However, the national-level policies and practices related to returns cannot be separated from the global emphasis on categorizing migrants, restricting admissions, and directing financial aid to facilitate their detention and deportation. These actions are often justified through geopolitical reasoning and arguments related to the maintenance of domestic order. Migrants frequently find themselves in a difficult position, choosing between returning to their home countries or remaining illegally, which leads to dehumanization and exploitation. In some cases, they are detained or deported, blurring the lines between encouraging returns, inducing them, and using coercion. This erosion of norms related to international protection and migrants’ rights, as well as issues of voluntariness, dignity, sustainability, and long-term effectiveness of returns, becomes evident.


In conclusion, I agree with the central argument of this article that when the host country and the country of origin are from the same region, geopolitics becomes particularly pertinent. The timing and objectives of return policies are intertwined with geopolitics in two distinct ways: transit countries establishing legitimacy for advocating migrants’ repatriation based on self-identification, and countries of origin creating opportunities to facilitate this process. Another key outcome of the article which I deeply agree with, is the recognition that Türkiye’s situation cannot be generalized to other host countries. It holds unique characteristics. In the context of migration diplomacy, examining return dynamics within the framework of South-South relations and their interactions with the North can provide deeper insights into the subject. Türkiye’s unique circumstances underscore the broader impact of geopolitics on migration governance. Exploring return dynamics within the context of regional relations leads to a deeper understanding of migration diplomacy’s intricate web and its interactions with the North, ultimately shaping the way nations navigate the complexities of migration management.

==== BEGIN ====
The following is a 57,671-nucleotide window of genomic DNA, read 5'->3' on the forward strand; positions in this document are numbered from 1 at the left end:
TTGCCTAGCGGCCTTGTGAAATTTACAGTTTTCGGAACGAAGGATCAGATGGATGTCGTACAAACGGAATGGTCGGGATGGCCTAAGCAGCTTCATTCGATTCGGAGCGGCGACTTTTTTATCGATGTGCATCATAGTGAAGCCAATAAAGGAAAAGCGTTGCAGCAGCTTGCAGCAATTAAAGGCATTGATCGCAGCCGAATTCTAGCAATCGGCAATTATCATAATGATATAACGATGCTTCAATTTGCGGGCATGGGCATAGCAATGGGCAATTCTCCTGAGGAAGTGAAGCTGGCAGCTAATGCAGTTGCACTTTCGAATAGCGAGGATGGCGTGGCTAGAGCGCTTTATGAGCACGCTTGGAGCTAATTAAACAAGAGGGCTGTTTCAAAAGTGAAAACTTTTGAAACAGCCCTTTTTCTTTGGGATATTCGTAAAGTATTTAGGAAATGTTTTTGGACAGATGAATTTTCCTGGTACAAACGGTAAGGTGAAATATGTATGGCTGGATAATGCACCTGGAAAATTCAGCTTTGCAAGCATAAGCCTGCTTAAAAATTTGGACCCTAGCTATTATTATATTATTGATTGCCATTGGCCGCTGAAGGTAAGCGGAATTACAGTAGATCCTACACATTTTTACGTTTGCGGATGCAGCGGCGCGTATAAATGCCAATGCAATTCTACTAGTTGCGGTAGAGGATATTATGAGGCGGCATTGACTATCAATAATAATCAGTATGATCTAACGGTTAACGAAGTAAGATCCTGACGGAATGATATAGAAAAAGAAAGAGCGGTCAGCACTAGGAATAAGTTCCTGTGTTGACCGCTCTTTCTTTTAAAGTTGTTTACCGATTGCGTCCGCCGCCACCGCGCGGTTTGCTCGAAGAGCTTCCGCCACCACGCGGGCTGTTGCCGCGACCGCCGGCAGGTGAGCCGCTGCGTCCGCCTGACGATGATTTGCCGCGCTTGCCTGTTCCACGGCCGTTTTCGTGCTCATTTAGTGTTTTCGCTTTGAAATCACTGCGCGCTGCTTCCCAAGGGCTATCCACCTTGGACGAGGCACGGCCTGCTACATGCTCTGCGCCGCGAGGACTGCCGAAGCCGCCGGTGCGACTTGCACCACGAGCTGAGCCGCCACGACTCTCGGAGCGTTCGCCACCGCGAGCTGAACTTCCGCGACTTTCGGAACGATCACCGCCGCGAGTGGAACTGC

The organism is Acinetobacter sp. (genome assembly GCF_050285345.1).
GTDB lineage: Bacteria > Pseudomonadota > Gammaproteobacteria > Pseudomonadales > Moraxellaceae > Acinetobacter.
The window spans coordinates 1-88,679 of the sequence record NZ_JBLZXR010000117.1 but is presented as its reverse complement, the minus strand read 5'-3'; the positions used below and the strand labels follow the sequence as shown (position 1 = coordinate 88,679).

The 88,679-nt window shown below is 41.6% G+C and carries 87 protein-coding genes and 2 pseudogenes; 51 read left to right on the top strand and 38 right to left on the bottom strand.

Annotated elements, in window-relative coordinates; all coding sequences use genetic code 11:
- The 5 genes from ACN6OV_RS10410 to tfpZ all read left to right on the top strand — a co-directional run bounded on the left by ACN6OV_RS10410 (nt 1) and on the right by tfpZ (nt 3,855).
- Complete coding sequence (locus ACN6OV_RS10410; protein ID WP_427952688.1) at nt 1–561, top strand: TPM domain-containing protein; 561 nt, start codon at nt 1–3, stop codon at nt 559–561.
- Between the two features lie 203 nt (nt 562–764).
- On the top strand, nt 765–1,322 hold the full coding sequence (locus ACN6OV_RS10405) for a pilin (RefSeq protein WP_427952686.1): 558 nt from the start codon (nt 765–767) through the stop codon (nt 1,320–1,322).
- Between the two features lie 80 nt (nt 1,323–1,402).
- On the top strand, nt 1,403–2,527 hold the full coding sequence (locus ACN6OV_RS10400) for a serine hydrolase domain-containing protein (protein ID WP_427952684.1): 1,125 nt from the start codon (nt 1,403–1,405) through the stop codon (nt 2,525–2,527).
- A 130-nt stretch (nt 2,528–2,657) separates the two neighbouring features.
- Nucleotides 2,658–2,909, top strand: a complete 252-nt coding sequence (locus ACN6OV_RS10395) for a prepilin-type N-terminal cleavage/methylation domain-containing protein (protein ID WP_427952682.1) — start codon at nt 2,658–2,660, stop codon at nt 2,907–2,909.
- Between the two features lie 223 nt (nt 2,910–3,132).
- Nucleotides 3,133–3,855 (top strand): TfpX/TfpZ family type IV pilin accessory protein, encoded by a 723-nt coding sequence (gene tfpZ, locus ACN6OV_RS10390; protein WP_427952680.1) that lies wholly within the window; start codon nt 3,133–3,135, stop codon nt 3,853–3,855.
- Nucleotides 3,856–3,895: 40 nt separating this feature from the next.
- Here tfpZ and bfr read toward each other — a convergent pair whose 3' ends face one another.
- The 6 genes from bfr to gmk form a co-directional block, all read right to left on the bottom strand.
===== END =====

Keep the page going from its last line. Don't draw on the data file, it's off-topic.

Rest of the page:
By: Dilara Özdemir, CIGA Research Assistant